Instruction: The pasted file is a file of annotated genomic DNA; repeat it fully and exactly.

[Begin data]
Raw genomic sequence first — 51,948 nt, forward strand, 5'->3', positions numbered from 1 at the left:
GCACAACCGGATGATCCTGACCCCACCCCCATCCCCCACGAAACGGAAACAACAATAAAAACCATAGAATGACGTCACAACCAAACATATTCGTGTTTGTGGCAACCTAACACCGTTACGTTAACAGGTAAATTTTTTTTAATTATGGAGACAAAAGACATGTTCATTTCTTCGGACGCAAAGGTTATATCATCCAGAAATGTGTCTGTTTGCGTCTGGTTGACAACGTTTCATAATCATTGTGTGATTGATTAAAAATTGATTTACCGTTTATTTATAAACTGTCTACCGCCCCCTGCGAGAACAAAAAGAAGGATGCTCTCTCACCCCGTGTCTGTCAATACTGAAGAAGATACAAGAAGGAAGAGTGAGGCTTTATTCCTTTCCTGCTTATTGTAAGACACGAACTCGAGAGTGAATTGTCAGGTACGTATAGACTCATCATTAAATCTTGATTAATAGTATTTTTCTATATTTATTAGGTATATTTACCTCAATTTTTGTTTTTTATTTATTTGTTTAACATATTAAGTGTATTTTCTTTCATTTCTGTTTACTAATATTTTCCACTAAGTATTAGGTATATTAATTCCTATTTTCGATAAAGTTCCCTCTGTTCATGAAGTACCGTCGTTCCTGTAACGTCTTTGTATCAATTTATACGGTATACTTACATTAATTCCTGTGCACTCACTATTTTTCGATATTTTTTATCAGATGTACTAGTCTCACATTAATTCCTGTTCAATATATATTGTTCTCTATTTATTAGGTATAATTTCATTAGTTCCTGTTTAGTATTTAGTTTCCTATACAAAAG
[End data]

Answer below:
Raw genomic sequence first — 51,948 nt, forward strand, 5'->3', positions numbered from 1 at the left:
GCACAACCGGATGATCCTGACCCCACCCCCATCCCCCACGAAACGGAAACAACAATAAAAACCATAGAATGACGTCACAACCAAACATATTCGTGTTTGTGGCAACCTAACACCGTTACGTTAACAGGTAAATTTTTTTTAATTATGGAGACAAAAGACATGTTCATTTCTTCGGACGCAAAGGTTATATCATCCAGAAATGTGTCTGTTTGCGTCTGGTTGACAACGTTTCATAATCATTGTGTGATTGATTAAAAATTGATTTACCGTTTATTTATAAACTGTCTACCGCCCCCTGCGAGAACAAAAAGAAGGATGCTCTCTCACCCCGTGTCTGTCAATACTGAAGAAGATACAAGAAGGAAGAGTGAGGCTTTATTCCTTTCCTGCTTATTGTAAGACACGAACTCGAGAGTGAATTGTCAGGTACGTATAGACTCATCATTAAATCTTGATTAATAGTATTTTTCTATATTTATTAGGTATATTTACCTCAATTTTTGTTTTTTATTTATTTGTTTAACATATTAAGTGTATTTTCTTTCATTTCTGTTTACTAATATTTTCCACTAAGTATTAGGTATATTAATTCCTATTTTCGATAAAGTTCCCTCTGTTCATGAAGTACCGTCGTTCCTGTAACGTCTTTGTATCAATTTATACGGTATACTTACATTAATTCCTGTGCACTCACTATTTTTCGATATTTTTTATCAGATGTACTAGTCTCACATTAATTCCTGTTCAATATATATTGTTCTCTATTTATTAGGTATAATTTCATTAGTTCCTGTTTAGTATTTAGTTTCCTATACAAAAG